Fiction Five

Day 3 – Some Humour for Christmas Eve

Run, Turkey, Run

There’s a bit of romantic entanglement going on down at the allotment.

Maureen’s turkey has escaped from its cage and true to his nature, is enraged. Gobble gobble. “I’m not staying in that little box. She only wants me for my poo. She always says that turkey pellets are far superior to chicken pellets.”

The turkey marches through the vegetable patches, tossing his flaring, wobbling snood and wattle from side to side. He glares at the baubles Maureen has stuck, in a semblance of artistic expression, onto door of her girl-shed, and contemplates a massive flap-jump at her painting of her rehomed hens.  He’d give them a real turkey pecking.

Maureen spots him and advances with a bucket of cold water. He escapes; one cold douche a day is enough. Anger, like a hot hairdryer, is puffing out his feathers: he wants a fight. When he spots the carefully folded stack of recycled wrapping paper by the door of the shed, he goes into attack mode and it doesn’t take long to shred the pile. Maureen finds him again, still clutching the bucket, now empty. The turkey sees she’s intent on putting it over his head: she advances, he dodges, she misses. The turkey shoots into the bramble patch well out of Maureen’s reach.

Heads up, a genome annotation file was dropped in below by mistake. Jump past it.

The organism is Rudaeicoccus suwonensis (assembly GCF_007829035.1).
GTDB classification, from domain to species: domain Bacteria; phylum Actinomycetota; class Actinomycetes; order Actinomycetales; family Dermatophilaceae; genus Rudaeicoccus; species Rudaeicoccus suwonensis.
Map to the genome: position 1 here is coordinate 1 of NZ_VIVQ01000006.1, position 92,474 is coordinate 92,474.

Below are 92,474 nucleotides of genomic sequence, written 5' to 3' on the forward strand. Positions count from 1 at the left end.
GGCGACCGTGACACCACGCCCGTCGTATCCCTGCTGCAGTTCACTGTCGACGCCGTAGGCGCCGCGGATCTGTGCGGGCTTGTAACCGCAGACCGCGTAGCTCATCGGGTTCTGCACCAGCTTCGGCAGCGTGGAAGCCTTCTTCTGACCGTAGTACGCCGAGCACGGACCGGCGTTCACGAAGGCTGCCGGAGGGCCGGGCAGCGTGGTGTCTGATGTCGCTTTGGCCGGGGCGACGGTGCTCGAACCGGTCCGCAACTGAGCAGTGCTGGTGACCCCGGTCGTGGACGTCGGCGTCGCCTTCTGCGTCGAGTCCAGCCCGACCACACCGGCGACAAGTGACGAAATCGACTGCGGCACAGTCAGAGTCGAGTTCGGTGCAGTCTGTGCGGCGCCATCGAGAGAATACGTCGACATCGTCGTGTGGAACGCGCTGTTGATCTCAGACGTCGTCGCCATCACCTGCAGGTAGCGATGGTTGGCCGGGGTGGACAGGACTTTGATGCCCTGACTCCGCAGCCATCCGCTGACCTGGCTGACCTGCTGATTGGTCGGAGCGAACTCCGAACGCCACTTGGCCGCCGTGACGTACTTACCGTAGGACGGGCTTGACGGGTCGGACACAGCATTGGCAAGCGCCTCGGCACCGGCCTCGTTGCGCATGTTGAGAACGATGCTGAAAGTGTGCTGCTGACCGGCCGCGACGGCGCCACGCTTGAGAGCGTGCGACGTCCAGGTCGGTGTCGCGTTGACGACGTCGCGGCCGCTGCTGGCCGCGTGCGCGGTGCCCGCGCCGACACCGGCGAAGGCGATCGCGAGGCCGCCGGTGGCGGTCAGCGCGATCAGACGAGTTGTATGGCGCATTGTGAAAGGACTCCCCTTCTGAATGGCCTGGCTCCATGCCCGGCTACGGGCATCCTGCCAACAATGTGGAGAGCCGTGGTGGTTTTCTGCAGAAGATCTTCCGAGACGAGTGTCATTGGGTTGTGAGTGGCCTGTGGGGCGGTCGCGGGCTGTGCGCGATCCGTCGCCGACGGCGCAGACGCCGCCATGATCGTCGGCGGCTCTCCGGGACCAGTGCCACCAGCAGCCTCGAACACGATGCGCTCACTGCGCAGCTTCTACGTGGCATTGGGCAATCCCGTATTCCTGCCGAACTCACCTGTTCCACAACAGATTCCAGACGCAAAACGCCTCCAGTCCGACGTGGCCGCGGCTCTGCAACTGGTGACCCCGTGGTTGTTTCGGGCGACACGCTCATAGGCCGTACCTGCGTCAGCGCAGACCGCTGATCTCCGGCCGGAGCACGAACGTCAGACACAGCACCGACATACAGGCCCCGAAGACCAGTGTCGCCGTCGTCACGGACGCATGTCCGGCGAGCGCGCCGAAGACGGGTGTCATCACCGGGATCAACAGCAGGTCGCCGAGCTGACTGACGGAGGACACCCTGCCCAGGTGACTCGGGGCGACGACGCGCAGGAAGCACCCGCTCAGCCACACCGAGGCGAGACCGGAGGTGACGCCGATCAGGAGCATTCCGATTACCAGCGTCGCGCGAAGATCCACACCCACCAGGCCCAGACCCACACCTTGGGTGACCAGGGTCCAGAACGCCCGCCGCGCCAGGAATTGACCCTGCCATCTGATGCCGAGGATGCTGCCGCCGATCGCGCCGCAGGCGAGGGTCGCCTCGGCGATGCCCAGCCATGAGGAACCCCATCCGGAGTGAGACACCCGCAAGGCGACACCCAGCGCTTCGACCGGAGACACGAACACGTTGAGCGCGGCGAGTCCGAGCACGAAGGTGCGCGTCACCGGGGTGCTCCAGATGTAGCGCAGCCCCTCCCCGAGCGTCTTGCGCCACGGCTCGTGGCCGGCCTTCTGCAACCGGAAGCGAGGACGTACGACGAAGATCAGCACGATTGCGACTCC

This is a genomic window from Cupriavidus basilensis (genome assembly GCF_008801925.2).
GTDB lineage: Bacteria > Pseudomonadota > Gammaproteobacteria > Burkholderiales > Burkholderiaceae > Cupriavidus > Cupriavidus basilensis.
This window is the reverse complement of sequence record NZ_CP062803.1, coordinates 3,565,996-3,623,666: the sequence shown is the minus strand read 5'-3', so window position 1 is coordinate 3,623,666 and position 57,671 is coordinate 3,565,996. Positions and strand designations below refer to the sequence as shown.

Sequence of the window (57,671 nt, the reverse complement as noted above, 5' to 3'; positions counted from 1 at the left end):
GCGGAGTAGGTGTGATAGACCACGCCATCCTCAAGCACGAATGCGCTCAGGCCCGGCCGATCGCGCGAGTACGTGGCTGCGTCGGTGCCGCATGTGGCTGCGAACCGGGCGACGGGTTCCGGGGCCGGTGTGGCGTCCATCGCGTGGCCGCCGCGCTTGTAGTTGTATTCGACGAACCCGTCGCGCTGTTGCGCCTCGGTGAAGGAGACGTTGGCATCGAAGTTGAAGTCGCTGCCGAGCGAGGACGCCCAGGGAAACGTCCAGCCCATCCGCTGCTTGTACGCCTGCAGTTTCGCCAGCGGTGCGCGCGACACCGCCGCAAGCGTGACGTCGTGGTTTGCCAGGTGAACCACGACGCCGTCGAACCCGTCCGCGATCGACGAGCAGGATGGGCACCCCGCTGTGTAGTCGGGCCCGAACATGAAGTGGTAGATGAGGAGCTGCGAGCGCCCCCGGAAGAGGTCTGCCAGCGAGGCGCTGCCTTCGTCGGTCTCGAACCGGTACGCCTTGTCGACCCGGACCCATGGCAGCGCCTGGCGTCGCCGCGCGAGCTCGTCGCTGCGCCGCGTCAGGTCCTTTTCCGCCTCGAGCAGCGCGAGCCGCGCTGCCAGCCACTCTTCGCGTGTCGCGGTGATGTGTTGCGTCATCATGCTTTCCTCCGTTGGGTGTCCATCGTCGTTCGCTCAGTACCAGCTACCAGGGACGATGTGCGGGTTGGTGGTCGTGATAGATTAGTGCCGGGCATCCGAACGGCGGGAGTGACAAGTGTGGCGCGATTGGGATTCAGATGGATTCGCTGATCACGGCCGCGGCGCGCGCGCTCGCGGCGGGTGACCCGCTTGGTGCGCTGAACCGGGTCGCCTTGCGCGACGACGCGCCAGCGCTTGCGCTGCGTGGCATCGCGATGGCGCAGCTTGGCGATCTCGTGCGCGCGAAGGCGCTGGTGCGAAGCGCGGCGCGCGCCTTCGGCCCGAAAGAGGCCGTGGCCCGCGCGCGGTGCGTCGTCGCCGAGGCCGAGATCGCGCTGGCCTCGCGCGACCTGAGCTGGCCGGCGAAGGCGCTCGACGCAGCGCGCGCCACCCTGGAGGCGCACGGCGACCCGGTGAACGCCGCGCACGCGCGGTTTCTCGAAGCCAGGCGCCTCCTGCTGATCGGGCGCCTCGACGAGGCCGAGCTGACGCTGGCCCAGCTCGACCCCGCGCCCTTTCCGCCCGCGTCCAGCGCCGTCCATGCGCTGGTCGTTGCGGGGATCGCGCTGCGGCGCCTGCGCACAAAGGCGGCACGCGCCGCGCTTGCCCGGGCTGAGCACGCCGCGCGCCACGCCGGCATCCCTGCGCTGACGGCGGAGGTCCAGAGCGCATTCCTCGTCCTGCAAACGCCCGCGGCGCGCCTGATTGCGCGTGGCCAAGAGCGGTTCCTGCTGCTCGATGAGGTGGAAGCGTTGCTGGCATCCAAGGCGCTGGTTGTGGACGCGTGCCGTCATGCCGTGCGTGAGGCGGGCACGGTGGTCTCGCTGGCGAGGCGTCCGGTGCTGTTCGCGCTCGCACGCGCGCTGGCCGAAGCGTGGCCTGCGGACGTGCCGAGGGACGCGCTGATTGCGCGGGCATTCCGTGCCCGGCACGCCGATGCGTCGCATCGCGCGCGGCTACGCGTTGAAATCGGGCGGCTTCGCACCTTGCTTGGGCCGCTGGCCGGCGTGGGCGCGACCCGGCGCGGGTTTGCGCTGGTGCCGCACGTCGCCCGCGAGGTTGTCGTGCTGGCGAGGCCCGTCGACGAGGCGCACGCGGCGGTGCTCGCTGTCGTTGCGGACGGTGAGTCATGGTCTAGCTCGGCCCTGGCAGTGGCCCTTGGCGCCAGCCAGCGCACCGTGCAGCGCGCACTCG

And that’s where he falls in love.

His ever-alert eyes light upon Elf coorrieing under a bush/ Gobble, gobble, gobble, gook. “Where have you come from? I thought I was the only turkey around here,” he says,

“Gibble gibble glick,” she replies. “I’m not sure of my nativity. I think there were eggs somewhere but the farmer said something like ” Elf “and threw me here.”

Turkey, always the opportunist, persuades Elf to run away with him to the forest oddly named – something to do with Henry the Eighth’s fourth wife – The Queen’s Speech. Maureen watches them from afar, then puts her bucket down. It’s been a tough year and even turkeys deserve a break sometimes. “Run, turkey, run,” she calls. There’s always next year. After all, she expects there will soon be wild turkeys free-ranging in the Queen’s Speech.

Joan MacDonald

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